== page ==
In this illustration, midwives and astrologers practice their arts side by side, from the 1580 edition of Jakob Rüff’s popular Renaissance midwifery book, De Conceptu et Generatione Hominis.
A midwife explains the causes and remedies of sterility, as depicted in the opening to this chapter from the 1580 edition of Rüff’s midwifery book. Methods of contraception could be deduced from information on the causes of sterility.
Healers of all sorts found themselves vulnerable to accusation during the witch hunts. As historian Mary Kilbourne Matossian explains, “The role of the healer was a perilous one, for people were afraid of his or her seemingly magic power over the living body. They might think that someone who could cure disease by magic could also cause it by magic. Restoring health was ‘white’ magic, taking it away was ‘black’ magic” (Matossian, Poisons of the Past, p. 79).
At the same time, a new sociological group, the single woman, was on the rise, increasing from 5 to between 15-20 percent during the sixteenth century, with widows forming 10-20 percent of taxpayers (Blumenfeld-Kosinski, Not of a Woman Born, p. 107). These newly independent spinsters and widows threatened the paternalistic society, and it is no coincidence that women constituted 85 percent of those executed during the witch-hunts (ibid, p. 105). The popular belief was that witches remained unmarried because they had been seduced by the devil.
In this setting, female midwives trained to assist in childbirth became a particularly vulnerable group, with their knowledge of procreation, fertility, successful delivery, and most dangerously, contraception and abortion. Consulted on the most intimate aspects of life, midwives knew about a patient’s adultery, sexual problems, and had the earliest possible access to their infants. Therefore, it is no wonder that they were perceived as having the ability to cause a great deal of harm, and numerous historians have drawn attention to the many horrendous acts ascribed to midwives during the witch craze.
Witches were often accused of killing babies or stealing them from their mothers and handing them over to the devil. Midwives were often accused of the same offense. These stolen babes were replaced with “changelings” which may have been children with birth defects. Robert Burton (1577-1640), author of the famous treatise on mental diseases, The Anatomy of Melancholy (1628), expresses these typical claims against witch-midwives within a section titled “Of Witches and Magitians, how they cause Melancholy,” stating that:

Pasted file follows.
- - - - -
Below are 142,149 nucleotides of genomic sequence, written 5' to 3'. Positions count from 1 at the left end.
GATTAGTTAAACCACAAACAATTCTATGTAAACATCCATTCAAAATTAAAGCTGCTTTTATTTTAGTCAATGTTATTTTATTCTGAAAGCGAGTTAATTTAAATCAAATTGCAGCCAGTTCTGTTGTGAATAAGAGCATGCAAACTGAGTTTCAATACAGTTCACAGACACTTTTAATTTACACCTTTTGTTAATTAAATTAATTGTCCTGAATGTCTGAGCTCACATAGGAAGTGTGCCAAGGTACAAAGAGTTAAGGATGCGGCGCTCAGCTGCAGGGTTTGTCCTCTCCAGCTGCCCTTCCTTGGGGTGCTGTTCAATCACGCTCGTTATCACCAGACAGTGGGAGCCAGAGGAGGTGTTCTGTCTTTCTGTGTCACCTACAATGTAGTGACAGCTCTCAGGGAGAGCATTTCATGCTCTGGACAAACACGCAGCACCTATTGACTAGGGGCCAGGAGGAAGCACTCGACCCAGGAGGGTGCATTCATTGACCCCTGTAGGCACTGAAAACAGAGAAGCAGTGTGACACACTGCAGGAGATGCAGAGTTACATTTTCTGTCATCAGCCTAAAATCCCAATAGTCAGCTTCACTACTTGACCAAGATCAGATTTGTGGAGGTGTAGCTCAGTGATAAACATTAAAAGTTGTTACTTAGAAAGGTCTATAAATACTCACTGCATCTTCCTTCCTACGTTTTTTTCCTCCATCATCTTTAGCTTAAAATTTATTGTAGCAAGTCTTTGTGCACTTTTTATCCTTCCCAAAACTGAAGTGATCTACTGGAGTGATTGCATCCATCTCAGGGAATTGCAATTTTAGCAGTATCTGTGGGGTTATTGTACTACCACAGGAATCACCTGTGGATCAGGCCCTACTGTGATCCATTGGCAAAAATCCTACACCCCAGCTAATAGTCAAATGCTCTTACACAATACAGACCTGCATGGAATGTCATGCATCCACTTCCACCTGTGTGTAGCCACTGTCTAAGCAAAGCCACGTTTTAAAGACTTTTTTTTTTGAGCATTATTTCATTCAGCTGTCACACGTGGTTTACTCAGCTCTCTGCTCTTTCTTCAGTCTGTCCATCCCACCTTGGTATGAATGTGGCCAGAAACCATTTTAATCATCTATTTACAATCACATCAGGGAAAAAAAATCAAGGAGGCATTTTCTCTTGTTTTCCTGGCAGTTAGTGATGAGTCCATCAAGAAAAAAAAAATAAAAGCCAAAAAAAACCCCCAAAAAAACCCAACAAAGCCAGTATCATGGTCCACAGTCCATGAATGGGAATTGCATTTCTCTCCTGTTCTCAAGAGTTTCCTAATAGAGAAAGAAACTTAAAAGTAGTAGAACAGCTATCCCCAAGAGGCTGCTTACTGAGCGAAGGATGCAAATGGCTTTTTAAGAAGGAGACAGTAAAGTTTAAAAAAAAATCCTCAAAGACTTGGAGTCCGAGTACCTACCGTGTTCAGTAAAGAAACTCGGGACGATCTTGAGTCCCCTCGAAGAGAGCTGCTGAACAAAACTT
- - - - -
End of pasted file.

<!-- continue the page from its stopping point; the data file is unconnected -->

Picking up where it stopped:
“[Witches] hurt and infect men and beasts, vines, corne, cattle, plants, make women abortive, not to conceave, barren, men and women unapt and unable, married and unmarried, 50 severall waies, saith Bodine: flye in the ayre, meet when and where they will… steale young children out of their cradles, minsterio daemonum [in service of demons], & put deformed in their rooms, which wee call changelings…” (p. 51).
These concerns expressed so aptly by Burton continued throughout the period. An 18th century oath for midwives in England, reprinted within J. H. Aveling’s English Midwives (1967), indicates “You shall not in any wise use or exercise any manner of witchcraft, charm or sorcery…” The fact that these statements kept showing up in midwifery oaths late in the early modern period provides evidence of this persistent suspicion against midwives (Forbes, "Midwifery and Witchcraft," p. 281).
Midwives were often accused of stealing the umbilical cord, placenta or especially the caul after childbirth. The caul is a thin layer of amniotic fluid which in rare cases remains on the infant’s head after delivery. Legends abounded regarding the good luck of children born in the caul, and therefore, witches desired it for potions. Poverty-stricken midwives of early modern Europe were accused of stealing this substance and selling it to witches for extra money, as noted by Thomas Forbes in his article “Midwifery and Witchcraft.” This illustration comes from the 1580 edition of Rüff's work.
Midwives assisting with the mother’s recovery and care of her infant after delivery, from the first edition of De Conceptu et Generatione Hominis (1554), by Jakob Rüff, in the Reynolds-Finley Historical Library.